DHS Administration implements new guidelines for online avatars

DHS administration uses a new acronym to form avatar guidelines

The Decatur High School administration is implementing a set of guidelines for students to follow when creating and changing their online avatars. These guidelines have been detailed in a video sent out by assistant principal, Jessica Sturm, on Thursday, Sept. 10. 

During online education this fall it has become apparent to the DHS administration that some students’ avatars are inappropriate, such as by containing vulgar language, political pictures, and obscene images. 

The guidelines declare the only appropriate student avatars to be a picture of yourself, your initials, or a cartoon of yourself. 

Sturm hopes that students will “own their identity in a positive way.”

The administration does not expect all students to change their avatar immediately but hopes that the detailed video they sent, coupled with previous announcements, encourages students to do so soon.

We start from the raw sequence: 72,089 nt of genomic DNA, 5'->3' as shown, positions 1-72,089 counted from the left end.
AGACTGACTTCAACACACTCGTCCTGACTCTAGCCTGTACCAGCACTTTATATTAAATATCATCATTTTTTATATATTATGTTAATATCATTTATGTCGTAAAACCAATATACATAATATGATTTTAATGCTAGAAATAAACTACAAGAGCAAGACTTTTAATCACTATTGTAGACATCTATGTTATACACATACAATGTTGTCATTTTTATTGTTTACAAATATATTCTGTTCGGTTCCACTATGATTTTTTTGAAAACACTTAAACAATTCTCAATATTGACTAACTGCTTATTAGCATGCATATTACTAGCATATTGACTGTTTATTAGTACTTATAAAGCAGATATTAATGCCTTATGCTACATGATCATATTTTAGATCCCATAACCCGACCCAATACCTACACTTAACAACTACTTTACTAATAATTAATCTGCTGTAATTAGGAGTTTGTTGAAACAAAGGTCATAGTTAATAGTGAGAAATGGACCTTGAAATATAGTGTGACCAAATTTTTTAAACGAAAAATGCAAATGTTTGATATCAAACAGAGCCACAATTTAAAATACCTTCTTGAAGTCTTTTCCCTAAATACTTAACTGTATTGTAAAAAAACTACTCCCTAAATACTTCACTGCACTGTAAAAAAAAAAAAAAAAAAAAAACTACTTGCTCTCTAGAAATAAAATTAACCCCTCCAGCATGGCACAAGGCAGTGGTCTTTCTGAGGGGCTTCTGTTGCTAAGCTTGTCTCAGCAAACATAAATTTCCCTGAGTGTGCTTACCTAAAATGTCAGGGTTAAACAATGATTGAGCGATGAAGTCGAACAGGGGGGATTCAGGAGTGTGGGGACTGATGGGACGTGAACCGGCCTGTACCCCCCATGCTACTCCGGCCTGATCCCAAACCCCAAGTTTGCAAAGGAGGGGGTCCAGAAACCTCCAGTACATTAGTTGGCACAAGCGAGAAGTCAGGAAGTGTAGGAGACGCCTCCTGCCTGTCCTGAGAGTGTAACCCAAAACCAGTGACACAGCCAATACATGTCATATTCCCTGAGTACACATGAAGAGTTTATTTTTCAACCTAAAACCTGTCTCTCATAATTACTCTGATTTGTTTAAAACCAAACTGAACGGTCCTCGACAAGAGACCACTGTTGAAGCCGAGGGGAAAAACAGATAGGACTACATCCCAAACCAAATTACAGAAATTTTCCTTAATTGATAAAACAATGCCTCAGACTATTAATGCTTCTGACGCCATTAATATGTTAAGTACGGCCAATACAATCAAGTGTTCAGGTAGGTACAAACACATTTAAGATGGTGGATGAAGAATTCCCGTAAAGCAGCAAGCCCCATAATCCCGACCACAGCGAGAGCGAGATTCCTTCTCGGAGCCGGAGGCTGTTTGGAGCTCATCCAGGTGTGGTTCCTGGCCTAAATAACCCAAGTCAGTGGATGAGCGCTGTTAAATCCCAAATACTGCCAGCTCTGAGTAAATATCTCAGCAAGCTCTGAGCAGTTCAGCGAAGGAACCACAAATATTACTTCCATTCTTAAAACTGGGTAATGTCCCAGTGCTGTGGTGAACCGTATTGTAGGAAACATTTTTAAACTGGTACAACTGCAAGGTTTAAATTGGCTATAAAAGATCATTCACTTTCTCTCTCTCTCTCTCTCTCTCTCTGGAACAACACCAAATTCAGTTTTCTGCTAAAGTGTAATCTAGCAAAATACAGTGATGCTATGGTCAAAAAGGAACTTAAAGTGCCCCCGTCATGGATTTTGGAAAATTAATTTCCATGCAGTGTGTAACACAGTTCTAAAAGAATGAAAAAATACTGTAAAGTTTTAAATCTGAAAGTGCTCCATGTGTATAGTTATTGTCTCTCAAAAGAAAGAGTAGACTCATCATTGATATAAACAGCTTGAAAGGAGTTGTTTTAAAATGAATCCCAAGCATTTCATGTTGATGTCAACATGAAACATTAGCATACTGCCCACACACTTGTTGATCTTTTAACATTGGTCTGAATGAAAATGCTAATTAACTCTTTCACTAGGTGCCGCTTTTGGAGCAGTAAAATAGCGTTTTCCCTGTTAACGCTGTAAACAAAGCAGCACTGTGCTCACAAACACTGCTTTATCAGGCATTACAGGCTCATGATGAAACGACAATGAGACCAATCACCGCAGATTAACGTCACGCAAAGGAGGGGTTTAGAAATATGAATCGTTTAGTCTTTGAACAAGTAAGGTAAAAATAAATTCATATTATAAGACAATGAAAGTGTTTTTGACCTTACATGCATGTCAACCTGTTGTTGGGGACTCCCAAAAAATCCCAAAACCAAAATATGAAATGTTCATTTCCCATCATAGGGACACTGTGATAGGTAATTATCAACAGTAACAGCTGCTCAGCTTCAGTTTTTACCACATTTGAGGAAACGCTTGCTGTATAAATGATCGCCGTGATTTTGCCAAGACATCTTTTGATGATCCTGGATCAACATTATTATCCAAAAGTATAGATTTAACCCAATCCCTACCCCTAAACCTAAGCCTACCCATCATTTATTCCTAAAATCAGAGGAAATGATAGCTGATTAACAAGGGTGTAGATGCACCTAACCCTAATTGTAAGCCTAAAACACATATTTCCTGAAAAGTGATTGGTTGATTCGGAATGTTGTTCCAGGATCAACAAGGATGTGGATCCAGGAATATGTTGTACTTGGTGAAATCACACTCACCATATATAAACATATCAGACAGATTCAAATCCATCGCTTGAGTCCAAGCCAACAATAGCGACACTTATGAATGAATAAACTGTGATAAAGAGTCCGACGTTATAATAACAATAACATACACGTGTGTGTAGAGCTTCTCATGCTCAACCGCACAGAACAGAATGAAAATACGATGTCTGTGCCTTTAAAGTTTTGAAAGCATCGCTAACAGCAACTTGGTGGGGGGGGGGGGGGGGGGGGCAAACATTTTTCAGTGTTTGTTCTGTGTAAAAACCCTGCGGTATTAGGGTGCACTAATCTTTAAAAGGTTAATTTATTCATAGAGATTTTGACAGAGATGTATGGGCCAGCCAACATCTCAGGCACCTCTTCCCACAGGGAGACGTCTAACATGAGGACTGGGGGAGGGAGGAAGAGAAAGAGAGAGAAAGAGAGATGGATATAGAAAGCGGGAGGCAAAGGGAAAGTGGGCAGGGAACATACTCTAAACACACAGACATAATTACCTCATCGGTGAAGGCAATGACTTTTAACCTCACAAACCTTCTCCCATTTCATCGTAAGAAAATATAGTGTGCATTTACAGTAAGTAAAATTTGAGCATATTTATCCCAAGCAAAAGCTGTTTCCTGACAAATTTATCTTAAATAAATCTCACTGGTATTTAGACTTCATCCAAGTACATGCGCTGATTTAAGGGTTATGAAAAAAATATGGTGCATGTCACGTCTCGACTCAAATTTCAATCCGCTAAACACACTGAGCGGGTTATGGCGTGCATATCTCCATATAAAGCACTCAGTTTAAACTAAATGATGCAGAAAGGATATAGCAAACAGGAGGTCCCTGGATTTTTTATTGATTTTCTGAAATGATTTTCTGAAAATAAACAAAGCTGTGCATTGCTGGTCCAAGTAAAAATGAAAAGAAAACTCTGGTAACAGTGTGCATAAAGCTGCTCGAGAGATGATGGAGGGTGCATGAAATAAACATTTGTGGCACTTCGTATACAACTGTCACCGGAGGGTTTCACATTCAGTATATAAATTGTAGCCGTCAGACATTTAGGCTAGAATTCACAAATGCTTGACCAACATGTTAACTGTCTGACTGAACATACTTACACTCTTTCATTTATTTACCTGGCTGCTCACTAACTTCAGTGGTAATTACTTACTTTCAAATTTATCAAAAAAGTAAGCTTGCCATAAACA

“Our job is not just to teach you academics, it’s to prepare you for after high school,” Sturm said.

This school year, DHS implemented the acronym P.A.C.K. to guide students on how to be model students. Students are expected to be part of the P.A.C.K., which stands for Purposeful, Accountable, Connected, and Kind. “We want to make sure your avatar demonstrates you being part of the P.A.C.K.,” Sturm said. 

“It makes sense that we should have our faces as our profiles, so teachers can at least know what we look like…The profile is one of the only ways to show our personality online,” freshman Gabi Gould said. 

World history teacher Kristen Embry was glad when DHS administration announced the creation of school wide guidelines on avatars. 

Embry taught summer school and knew what to expect of virtual school. She is accustomed to students turning their cameras off in google meets. When one’s camera is off, only the student’s avatar appears to others. Seeing this pattern, Embry wanted a way to see and meet her students even if their cameras were off. So, she asked them to change their avatars to a school-appropriate picture of themselves. She found that students began to adopt more professional avatars to prepare for their future outside of high school. “This was a perfect teachable moment for digital responsibility,” Embry said.